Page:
Cream of tartar is a product of wine fermentation that has many applications in baking. It is useful both for leavening and as a source of acidity. Cream of tartar is also easy to find and relatively affordable, so you should try to keep it on hand if you bake meringue pies and make simple syrups regularly. Cream of tartar has an indefinite shelf life as long as you store it away from heat. If you find yourself out of it unexpectedly, try some of these cream of tartar substitutes.
Salt has been a popular condiment for most of human history, and for much of that time it has not been nearly as inexpensive and as easy to find as it is now.
Ancient Egyptians used salt as a part of their religious offerings and the Ancient Greeks used it as currency. In Ancient Greece, slaves could be purchased for salt. The practice gave rise to the expression “not worth his salt.” It held the same value as gold in Ancient Rome. In the Roman Republic’s early years, it was responsible for the city’s growth with roads being constructed to ease its transportation. Similarly, it has been an important commodity in China for more than 2,000 years; it was one of the factors in the growth of China’s ancient empires.
Like chili peppers, vanilla comes from South and Central America, as well as from the Caribbean. It is one of the thousands of orchid species.
Historians believe that the first people to cultivate it were the early dwellers on the east coast of Mexico called the Totonacs. The Totonacs were conquered by the Aztecs, who got their vanilla before being conquered by the Spanish in the 16th century.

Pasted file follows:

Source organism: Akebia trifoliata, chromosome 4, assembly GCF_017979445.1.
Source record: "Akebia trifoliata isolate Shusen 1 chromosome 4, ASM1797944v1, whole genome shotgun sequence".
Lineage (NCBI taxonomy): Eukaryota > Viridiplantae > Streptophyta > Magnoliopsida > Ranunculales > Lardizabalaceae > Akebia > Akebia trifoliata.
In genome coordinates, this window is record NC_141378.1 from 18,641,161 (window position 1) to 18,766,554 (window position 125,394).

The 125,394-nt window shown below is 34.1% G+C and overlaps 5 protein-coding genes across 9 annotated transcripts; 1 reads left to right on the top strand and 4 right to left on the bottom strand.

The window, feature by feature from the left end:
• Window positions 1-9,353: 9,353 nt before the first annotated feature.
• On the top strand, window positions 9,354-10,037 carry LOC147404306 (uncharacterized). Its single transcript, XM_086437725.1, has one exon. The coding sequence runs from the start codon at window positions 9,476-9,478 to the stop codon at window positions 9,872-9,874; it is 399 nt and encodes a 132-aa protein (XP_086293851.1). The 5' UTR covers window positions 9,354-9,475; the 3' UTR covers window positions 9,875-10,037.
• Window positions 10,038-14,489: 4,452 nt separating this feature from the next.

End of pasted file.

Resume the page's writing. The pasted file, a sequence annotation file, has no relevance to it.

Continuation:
The Aztecs flavored their chocolate with vanilla and so did the Spaniards once they grew accustomed to the taste. As a result, Europeans considered vanilla to be nothing more than a flavoring for chocolate for decades. Only in the 17th century did the use of vanilla without chocolate become popular. In England, Queen Elizabeth I enjoyed sweetmeats flavored with vanilla. By the 18th century, the French were making ice cream flavored with vanilla.
Also known as tartaric acid, cream of tartar has been around since 800 AD when it was discovered by a Persian alchemist. It is a by-product of wine-making and forms initially as a product called argol on the inside of casks. The argol can be refined into the product that we know as cream of tartar.
The modern process of making cream of tartar came from a Swedish chemist named CW Scheele in 1769. In 1832, French physicist Jean Baptiste Biot would find discover various physical properties of cream of tartar such as the fact that it can rotate polarized light. It would be further investigated by Louis Pasteur in 1847, who investigated the shapes of its crystals. He observed that it had asymmetrical crystals.
Chai is the Indian word for tea. The chai that most westerners know is actually masala chai, which means spiced tea. The spices used in this tea are what is known as chai spices. Masala chai has been used for thousands of years. Depending on which of masala chai’s origin stories you believe, masala chai was created 9,000 years ago or 5,000 years ago. The location is also disputed as some say that it was first made in India, others say Thailand.
The earliest masala chai was made with the chai spices only and there were no tea leaves included. It was created as an ayurvedic remedy for a range of minor health issues.
Sage is a versatile and highly aromatic herb. It is one of the hardier herbs and that hardiness allows you to preserve it in a multitude of ways – all which have various benefits to keeping sage’s flavor at the ready for months to come. Let’s review how to store sage for the freshest possible flavor.
Garlic is a popular seasoning in every major food culture and most of the minor ones as well. This relative of the onion offers a pungent, savory flavor that works well in everything from stews to pickles. Garlic powder and granulated garlic are two forms of this spice that offer …
Honey powder goes by many names including granulated honey and dried honey. They all refer to honey that has been dehydrated to the point that it becomes a solid. High fructose honey tends to crystallize naturally and so it is likely that the use of honey powder has been around as long as humans have been consuming honey.